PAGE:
This paper is part of a major prosopography project which is nearing completion. The project traced around 600 sisters, brothers and benefactors of Syon Abbey ca. 1400-1600. Their names were recorded by the community in three obit lists: the Cambridge obit list ca. 1451 was copied into the second, the Syon Martiloge (BL Add MS 22285), in the 1470s. The third was copied from the Martiloge in Lisbon ca. 1608. The Lisbon obit list contains new information unused by earlier historians. Five lists of names provide snapshots of the community in in 1428, 1539, 1557, 1587 and 1622. Short biographies based on other sources reveal family background, social status, education and book ownership. Collectively they tell the story of Syon Abbey's first two centuries. This paper is about the Syon brothers: 164 have been traced and their names are all published here.
St. Birgitta of Sweden (1303-1373) founded her Order of St Saviour for nuns as part of a wider movement for reform and renewal in the late medieval church. The Birgittines spread rapidly in northern Europe ca. 1400. Each Birgittine monastery had a house for up to 60 sisters living enclosed contemplative lives and a smaller house for 25 brothers. Their role was to provide the sacraments for the sisters and the community’s patrons and pilgrims. Syon Abbey was the only Birgittine house in England, founded near London by the Lancastrian king Henry V in 1415. It went on to commemorate the Yorkist and Tudor dynasties and had links with the Stuarts. It was important for its proximity to royal power during the Hundred Years’ War, the Wars of the Roses and the Reformation.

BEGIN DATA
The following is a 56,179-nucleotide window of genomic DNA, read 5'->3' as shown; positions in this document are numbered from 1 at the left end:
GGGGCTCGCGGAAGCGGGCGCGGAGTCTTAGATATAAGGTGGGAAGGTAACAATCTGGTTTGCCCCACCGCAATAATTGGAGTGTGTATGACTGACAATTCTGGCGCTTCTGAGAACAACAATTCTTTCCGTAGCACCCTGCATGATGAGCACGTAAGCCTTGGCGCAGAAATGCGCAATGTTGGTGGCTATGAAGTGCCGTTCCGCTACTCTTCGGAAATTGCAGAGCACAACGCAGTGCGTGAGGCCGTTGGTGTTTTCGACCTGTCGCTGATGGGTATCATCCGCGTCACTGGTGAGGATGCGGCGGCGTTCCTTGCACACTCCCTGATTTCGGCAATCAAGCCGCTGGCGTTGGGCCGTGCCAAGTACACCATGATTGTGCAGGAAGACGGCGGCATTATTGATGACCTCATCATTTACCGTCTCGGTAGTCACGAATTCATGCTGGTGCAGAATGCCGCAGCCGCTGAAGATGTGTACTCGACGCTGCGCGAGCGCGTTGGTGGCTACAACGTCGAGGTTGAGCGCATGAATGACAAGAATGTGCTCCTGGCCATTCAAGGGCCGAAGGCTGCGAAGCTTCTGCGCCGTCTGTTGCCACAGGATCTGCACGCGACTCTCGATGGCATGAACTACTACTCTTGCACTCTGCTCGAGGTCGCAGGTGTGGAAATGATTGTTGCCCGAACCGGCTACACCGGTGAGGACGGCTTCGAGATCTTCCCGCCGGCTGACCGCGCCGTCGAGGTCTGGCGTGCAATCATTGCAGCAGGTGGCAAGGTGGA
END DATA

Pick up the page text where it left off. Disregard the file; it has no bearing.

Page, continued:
The Birgittines of Syon Abbey were renowned for their holiness and learning and their resistance to Henry VIII’s Reformation. Syon priest St. Richard Reynolds was martyred at Tyburn in 1535 and Lay Brother Thomas Brownell in Newgate Gaol in 1537. Syon was dissolved in 1539, but the Birgittines divided into groups and continued to follow the Rule, some in exile. In 1559 the whole community went into exile, enduring poverty and warfare in the Low Countries and France. Two sisters died in prison and three brothers were captured by pirates before settling in Lisbon, Portugal, in 1594. Syon Abbey was significant in forging English Roman Catholic identity and inspiring the revival of religious orders in Europe.
Scholars have made two main assumptions about the brothers which are countered by prosopographical analysis: firstly medieval Syon attracted steady numbers from foundation by Henry V to dissolution by Henry VIII; secondly numbers declined rapidly from 1539 until they died out in the 1600s. The early death of the founder, and Henry VI’s transfer of patronage elsewhere reduced funding and prestige. Recruitment dwindled until Edward IV refounded Syon in 1461. Medieval Syon’s fame is based on the achievements of the Yorkist era. There were fewer brothers after 1539 and fewer sisters, but the brothers were vital to Syon’s survival as a house of enclosed nuns. In St. Birgitta’s Rule the brothers were 30% of the community. At Syon they reached ca. 20-25%, 1420-1594. After 1600 the brothers continued their work as ca. 10% of the community until 1695.
Bainbridge, Virginia R. Dr.
"Lives of the Brothers of Syon Abbey: Patterns of Vocation from the Syon Martiloge and Other Records ca. 1415-1622,"
Medieval People: Vol. 37:
1, Article 13.
Available at: https://scholarworks.wmich.edu/medpros/vol37/iss1/13
Biographical Table of Syon Brothers
Syon Abbey Brothers. Med People Rev Apx Index 3.7.2020.docx (28 kB)
Appendix, Alphabetical List of Syon Brothers